The Campaign to Save Iran’s Endangered Noses
Tehran is known as “the nose job capital of the world.” But maybe it’s time for that to change.
How is beauty defined? What pressures do women face when trying to live up to these definitions and established standards? A Facebook page called “Iranian Women Up Close” has taken on these questions and concerns, offering a place for Iranian women to debate the concept of beauty and share their experiences.
Recently, the page’s administrators sent out an unusual call. Responding to the huge trend for cosmetic surgery among Iranian women—and Tehran’s reputation as the “nose job capital of the world”—they launched “Pictures of my Natural Nose,” asking women to post photographs of their noses as a protest against a certain definition of beauty.
We talked to Maryam, one of the founders and administrators of “Iranian Women Up Close,” about the inspiration behind the campaign and what she discovered.
Why did the campaign come about?
Little by little, there has been a decline in the variety of tastes and preferences. It has been said that the “culture industry” makes decisions about the appearance of the masses. “Beauty” has been reduced to certain clichés for all, even on an international scale.
Where do these clichés came from?
The issue is not limited to nose jobs. At some point, “wide eyes” became popular in Japan. In Malaysia, all kinds of skin-whitening creams are popular. A certain “hegemonic,” “standardized” and “normalized” look is promoted throughout the media, in line with the interests of the cosmetics industry.
It’s not surprising that Tehran has come to be known as the “nose job” capital of the world. Why does this eagerness for cosmetic surgery and for changing one’s appearance exist in Iran? How much of it comes from within and not from the pressures of the environment and the conventions that I mentioned?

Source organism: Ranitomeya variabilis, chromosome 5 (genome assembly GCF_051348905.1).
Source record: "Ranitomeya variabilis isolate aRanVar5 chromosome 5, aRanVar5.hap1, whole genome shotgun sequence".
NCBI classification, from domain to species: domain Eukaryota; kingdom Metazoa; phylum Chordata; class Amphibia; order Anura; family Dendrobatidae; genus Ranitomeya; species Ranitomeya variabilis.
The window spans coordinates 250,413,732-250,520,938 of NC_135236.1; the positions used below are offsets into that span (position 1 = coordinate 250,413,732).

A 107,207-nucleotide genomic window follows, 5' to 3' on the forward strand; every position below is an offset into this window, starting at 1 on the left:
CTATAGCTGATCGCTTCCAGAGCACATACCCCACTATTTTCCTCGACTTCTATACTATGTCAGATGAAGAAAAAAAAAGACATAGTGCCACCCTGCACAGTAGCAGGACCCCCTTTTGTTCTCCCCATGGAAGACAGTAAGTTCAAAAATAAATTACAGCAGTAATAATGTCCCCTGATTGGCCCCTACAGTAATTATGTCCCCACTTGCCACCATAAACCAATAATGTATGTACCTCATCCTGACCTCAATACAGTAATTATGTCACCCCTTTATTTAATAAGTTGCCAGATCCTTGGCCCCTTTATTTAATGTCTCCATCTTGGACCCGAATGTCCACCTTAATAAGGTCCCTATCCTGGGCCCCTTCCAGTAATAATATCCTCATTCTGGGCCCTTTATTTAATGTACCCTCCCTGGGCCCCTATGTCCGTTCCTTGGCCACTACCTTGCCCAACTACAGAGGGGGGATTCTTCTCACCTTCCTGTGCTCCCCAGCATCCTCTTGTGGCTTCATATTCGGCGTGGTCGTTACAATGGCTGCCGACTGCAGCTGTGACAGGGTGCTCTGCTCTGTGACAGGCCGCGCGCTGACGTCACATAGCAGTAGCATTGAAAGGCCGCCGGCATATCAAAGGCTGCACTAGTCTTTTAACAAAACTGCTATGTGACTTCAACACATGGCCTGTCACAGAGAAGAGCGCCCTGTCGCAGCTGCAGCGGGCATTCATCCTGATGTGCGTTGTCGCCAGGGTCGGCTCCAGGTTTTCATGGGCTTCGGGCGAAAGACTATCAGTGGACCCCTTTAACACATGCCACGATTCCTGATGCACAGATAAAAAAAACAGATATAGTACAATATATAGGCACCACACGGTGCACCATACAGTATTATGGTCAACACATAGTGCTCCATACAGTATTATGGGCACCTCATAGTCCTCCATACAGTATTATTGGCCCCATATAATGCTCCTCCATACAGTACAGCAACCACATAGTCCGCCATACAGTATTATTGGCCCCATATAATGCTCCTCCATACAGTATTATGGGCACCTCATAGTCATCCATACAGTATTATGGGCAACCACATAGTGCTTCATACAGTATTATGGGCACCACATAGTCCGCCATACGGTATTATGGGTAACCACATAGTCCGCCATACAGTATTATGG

That’s why we decided to put the question to our readers—to encourage them to participate in the discourse.
How was it received?
We did not expect such large numbers of people to like and follow the page. We received many photographs each day, with intense discussions about the photos taking place in the comments below, both for and against. Of course, our goal was not to issue a verdict against cosmetic surgery or to draw a line between those who have done it and those who have not, though some people have suggested that this is what we were trying to do.
So there were negative reactions as well?
Yes. In general, the critics believed that the idea “yielded to a male narrative that reduces a woman to her nose and makes fun of her.” One blogger worried that what we were doing was reproducing the discourse of violence and humiliation. This idea of good “us” versus bad “them” was certainly not our intention. Our intention was for the individual to be free of external pressures and the impositions of society; that the individual could stand up against ideas that force her to yield to a certain definition of beauty and a certain choice.
But most of the photographs are of well-proportioned noses.
Yes. Some of those who sent pictures have natural noses that fit with the so-called perceived “standards” and do not “need” surgery. But I emphasize that our intention was not to draw lines.
Does the fact that you object to conventional standards and to all the trouble that women go through to become more beautiful mean that you are against any kind of manipulation of physical characteristics?
We believe that people should be able to decide freely and knowingly, even if they want to make themselves “ugly” by collective standards. Through private messages or public postings, many Facebook friends have complained about jokes and ridicule about their noses—these comments have sent them to the operating room, contradicting their own desires.
Many have also correctly pointed out that nose jobs have become popular among men as well. But considering the subject matter of the page, we decided to focus on women. Why has a certain definition of beauty become de rigueur, a “need,” for women? How does a feeling of having “shortcomings” get created, or inflated, growing into a feeling of “need”?
How many photographs of “natural noses” have you received so far?
Up to now about 300 people have shared their pictures, but even more hundreds have contacted us to express their support.
So you look at the question of human beauty from the viewpoint of absolute freedom of choice?
We believe that we must respect different faces and we must not humiliate anybody because her face does not conform to “standards.” In this way, we are trying to help expand the space for real decision-making by people, including decisions about how they look.